MES Teachers and Students Make a Difference
Any parent who has ever stood in a slow grocery line with a young child while surrounded by tempting displays of candy and toys can easily relate to a Kindergarten teacher whose task it is to teach “needs versus wants.” Yet Heather Gigliotti and Therese Warner (Kindergarten and Pre-Kindergarten teachers, respectively) at McGaheysville Elementary found a way to forever cement these concepts into the minds of their students. Their idea was so compelling that the Virginia Council on Economic Education awarded them first place honors among all elementary school projects in their Economic Education Awards Program; and now MES implements their “Helping Hands – Happy Hearts” concept as part of a school-wide initiative.
Their project stemmed from their tenet that all children must learn how to be good citizens. Mrs. Gigliotti and Mrs. Warner explain to their children that not everyone in society is able to satisfy, without assistance, their fundamental needs for food, shelter, and clothing. Their key objective - each student can make a difference in the life of someone else who needs help. To drive this point home, they chose to raise money to support a local Habitat for Humanity project.
On Saturday, October 27, MES Pre-K and Kindergarten students will visit the Central Valley Habitat for Humanity home in Harrisonburg and feed volunteers, offer a donation of funds they have raised by filling Habitat for Humanity banks (shown in picture), and present the new homeowner with two hand-made quilts. Through this experience, students will have assisted in providing food (lunch), shelter (money donation to support home building), and clothing (quilt) to a community member in need. They will personally meet the new homeowner, helping the young children to see and more clearly understand the positive impact they can directly make through their personal and collective efforts.
The McGaheysville students are participating as part of a nationwide effort that day. Sponsored by USA Weekend magazine, Saturday, October 27 has been tagged “Make a Difference Day” and other people throughout the US are helping their neighbors as well. (See http://www.usaweekend.com/diffday/index.html for info.) Under the leadership of MES principal, Becky Roadcap, students and staff at the elementary school are also making a difference well beyond this single day as many have taken initiative to raise awareness and offer support to various other worthy causes through classroom projects and personal efforts.
McGaheysville Elementary proudly announces that along with Mrs. Gigliotti and Mrs. Warner, other teachers have implemented successful Economics Education projects that have earned recognition. JMU’s Center for Economic Education awarded Bonnie Downey, 1st Grade teacher, the top prize in the primary division for her “Caring for Cancer” bracelet project while 2nd Grade teachers Chevie Cale, Janis Churchill, Elizabeth Evick, and Michele Sheffer earned a third place award for their “2nd Grade Sweet Shops” project to honor former Challenge teacher, Jen Townsend, who lost her 14-year battle to cancer last year. Mrs. Gigliotti and Mrs. Warner secured the grand prize award from the JMU Center for Economic Education for their “Helping Hands – Happy Hearts” project, as well, prior to earning their state recognition.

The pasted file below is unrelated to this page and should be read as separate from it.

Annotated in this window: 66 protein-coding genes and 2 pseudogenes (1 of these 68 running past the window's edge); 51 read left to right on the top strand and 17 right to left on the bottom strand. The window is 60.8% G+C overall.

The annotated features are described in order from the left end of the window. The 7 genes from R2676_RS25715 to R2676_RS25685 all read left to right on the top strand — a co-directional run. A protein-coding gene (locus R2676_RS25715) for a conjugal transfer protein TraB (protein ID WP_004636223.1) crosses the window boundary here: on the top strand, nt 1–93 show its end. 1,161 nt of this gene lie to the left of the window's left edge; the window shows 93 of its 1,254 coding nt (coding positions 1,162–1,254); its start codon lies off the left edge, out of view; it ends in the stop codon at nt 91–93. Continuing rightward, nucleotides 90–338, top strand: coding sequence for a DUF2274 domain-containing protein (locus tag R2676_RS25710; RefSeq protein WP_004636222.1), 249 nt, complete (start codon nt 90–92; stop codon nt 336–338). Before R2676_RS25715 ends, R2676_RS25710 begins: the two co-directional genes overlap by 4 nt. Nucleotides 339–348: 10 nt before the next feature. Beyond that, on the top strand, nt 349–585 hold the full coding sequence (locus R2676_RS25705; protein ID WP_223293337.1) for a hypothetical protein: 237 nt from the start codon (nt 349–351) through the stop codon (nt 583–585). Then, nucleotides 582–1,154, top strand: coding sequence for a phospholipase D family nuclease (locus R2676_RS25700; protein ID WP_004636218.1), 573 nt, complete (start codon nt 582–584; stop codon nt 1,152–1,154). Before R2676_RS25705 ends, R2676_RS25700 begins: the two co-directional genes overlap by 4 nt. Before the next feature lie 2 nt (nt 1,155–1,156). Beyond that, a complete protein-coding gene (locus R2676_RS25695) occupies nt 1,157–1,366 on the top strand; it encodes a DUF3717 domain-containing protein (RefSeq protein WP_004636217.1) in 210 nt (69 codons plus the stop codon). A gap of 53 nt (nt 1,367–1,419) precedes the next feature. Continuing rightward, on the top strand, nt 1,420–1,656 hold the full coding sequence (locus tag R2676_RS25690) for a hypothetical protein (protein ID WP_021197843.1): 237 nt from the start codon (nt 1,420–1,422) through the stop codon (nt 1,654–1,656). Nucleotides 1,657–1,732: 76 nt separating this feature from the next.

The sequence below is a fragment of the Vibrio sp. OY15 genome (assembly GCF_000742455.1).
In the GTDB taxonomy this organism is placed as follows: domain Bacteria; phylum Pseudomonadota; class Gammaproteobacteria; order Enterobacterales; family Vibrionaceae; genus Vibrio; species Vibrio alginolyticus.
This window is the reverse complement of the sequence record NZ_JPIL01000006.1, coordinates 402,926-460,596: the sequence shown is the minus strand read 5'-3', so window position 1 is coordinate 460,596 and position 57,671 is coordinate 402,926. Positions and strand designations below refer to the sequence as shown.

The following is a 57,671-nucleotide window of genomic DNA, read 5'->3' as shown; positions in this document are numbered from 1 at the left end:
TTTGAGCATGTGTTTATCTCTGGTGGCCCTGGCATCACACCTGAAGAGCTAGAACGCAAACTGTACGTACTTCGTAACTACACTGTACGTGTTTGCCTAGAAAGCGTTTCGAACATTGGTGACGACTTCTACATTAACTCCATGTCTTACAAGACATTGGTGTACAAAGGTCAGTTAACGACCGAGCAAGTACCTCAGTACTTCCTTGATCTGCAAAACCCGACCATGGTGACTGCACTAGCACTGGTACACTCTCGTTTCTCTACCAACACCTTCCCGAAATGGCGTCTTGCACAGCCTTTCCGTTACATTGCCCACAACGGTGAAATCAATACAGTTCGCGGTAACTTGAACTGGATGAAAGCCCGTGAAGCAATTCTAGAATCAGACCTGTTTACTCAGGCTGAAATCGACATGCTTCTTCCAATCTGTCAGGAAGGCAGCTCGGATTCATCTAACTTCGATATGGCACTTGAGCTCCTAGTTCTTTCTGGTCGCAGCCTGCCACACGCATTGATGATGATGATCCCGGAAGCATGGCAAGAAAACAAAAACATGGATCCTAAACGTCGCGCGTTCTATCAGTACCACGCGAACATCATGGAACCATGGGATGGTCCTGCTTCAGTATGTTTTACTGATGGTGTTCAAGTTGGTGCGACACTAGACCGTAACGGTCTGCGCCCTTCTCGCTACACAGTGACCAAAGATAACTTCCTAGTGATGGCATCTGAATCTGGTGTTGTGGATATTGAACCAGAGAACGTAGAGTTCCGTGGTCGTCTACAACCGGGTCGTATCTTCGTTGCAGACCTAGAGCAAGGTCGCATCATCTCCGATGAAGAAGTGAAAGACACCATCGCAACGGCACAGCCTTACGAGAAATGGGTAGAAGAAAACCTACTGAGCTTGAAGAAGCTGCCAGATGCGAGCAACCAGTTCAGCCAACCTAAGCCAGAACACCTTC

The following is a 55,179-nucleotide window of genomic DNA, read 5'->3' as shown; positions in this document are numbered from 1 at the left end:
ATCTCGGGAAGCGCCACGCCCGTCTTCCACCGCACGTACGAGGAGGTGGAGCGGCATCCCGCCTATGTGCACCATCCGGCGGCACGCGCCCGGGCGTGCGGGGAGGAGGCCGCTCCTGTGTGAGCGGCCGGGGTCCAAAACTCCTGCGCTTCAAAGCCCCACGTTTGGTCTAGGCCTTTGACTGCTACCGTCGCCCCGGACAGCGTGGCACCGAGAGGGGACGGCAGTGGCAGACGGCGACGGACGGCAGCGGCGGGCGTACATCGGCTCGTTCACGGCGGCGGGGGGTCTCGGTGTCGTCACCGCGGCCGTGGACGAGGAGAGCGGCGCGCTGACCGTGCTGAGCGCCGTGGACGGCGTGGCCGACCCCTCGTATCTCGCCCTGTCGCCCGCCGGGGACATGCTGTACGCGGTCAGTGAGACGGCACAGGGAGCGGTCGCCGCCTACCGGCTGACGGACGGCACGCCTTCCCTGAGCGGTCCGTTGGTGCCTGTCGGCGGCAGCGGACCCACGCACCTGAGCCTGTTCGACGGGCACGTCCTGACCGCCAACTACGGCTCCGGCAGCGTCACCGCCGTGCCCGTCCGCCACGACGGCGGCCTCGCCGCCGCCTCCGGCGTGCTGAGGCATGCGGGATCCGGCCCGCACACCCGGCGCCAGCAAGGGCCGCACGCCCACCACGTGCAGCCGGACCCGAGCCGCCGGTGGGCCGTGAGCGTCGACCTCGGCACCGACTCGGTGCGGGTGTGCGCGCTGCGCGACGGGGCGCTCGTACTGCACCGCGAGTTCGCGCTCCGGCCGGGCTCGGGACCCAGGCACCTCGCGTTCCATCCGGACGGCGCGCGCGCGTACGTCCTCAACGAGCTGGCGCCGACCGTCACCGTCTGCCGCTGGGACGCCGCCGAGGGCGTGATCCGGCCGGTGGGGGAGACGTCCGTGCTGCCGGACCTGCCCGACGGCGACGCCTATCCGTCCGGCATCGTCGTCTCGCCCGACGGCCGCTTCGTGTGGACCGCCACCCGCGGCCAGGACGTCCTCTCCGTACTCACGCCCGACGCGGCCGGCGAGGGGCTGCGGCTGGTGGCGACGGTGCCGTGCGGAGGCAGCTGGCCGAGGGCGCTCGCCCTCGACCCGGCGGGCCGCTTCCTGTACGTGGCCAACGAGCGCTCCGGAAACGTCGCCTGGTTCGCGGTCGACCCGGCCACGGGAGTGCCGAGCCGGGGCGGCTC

Mrs. Roadcap comments that their award-winning approach to teaching Economics is facilitated by a good working relationship among the teachers. "They are willing to share and help each other with ideas. It's a very positive collaborative environment," she adds.
First graders in Mrs. Downey’s class (at left) chose to create and sell bracelets in order to help a fellow classmate who was stricken with cancer. Each bracelet contained a cancer bead among many other colorful beads as a means of showing support. “The students really wanted to help their classmate so they raised $500 for the family and also made a donation to the local American Cancer Society office,” explained Mrs. Downey. Along the way, students learned about key economic concepts such as producers and consumers, profit, and coin recognition. As importantly, they experienced how to be a caring and compassionate friend.
The “Second Grade Sweet Shops” project (at right) conducted by MES second graders focused on creating homemade (i.e., classroom-made) chocolate treats to sell during Valentines week. The teachers taught the 66 students about specialization and interdependence in organizing and conducting the project as each classroom produced a different product but they pooled their money in the end. With their profits, they purchased and planted on the MES grounds a Japanese Pagoda tree to honor their teacher, Mrs. Townsend. The 2nd Grade teachers added, “We found out that she really liked the Japanese Pagoda tree which means “nurturing teacher.” Then we realized that this would be a perfect way to have a natural memorial in her honor. As we see it bloom and grow, it will remind us of her nurturing teaching methods with her students and colleagues.”
And it is this nurturing spirit that seems to continue to pervade the classrooms at McGaheysville Elementary as students and teachers look to learn and grow and make a difference in the lives of classmates and their families, as well as others they have yet to know.